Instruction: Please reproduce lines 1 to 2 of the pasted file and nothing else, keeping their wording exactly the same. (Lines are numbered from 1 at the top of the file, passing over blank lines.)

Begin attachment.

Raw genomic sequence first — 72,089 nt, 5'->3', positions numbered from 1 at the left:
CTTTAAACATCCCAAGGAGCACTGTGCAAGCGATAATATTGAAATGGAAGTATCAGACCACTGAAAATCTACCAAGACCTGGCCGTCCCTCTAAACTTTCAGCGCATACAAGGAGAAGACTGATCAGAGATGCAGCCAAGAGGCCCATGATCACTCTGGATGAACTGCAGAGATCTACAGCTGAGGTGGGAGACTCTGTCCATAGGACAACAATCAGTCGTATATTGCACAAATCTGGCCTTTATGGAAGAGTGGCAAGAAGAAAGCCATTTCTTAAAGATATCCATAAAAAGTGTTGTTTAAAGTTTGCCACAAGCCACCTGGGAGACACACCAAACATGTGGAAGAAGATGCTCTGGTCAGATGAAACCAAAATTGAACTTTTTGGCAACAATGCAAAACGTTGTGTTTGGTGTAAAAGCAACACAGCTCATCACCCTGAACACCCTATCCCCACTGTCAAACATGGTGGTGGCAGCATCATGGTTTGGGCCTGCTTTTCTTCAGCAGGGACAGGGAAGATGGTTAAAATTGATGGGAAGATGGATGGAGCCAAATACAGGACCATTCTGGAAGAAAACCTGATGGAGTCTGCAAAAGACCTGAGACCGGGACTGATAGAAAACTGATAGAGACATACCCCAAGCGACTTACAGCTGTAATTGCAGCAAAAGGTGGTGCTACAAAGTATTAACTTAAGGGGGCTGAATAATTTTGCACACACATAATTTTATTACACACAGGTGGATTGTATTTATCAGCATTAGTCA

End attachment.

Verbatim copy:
Raw genomic sequence first — 72,089 nt, 5'->3', positions numbered from 1 at the left:
CTTTAAACATCCCAAGGAGCACTGTGCAAGCGATAATATTGAAATGGAAGTATCAGACCACTGAAAATCTACCAAGACCTGGCCGTCCCTCTAAACTTTCAGCGCATACAAGGAGAAGACTGATCAGAGATGCAGCCAAGAGGCCCATGATCACTCTGGATGAACTGCAGAGATCTACAGCTGAGGTGGGAGACTCTGTCCATAGGACAACAATCAGTCGTATATTGCACAAATCTGGCCTTTATGGAAGAGTGGCAAGAAGAAAGCCATTTCTTAAAGATATCCATAAAAAGTGTTGTTTAAAGTTTGCCACAAGCCACCTGGGAGACACACCAAACATGTGGAAGAAGATGCTCTGGTCAGATGAAACCAAAATTGAACTTTTTGGCAACAATGCAAAACGTTGTGTTTGGTGTAAAAGCAACACAGCTCATCACCCTGAACACCCTATCCCCACTGTCAAACATGGTGGTGGCAGCATCATGGTTTGGGCCTGCTTTTCTTCAGCAGGGACAGGGAAGATGGTTAAAATTGATGGGAAGATGGATGGAGCCAAATACAGGACCATTCTGGAAGAAAACCTGATGGAGTCTGCAAAAGACCTGAGACCGGGACTGATAGAAAACTGATAGAGACATACCCCAAGCGACTTACAGCTGTAATTGCAGCAAAAGGTGGTGCTACAAAGTATTAACTTAAGGGGGCTGAATAATTTTGCACACACATAATTTTATTACACACAGGTGGATTGTATTTATCAGCATTAGTCA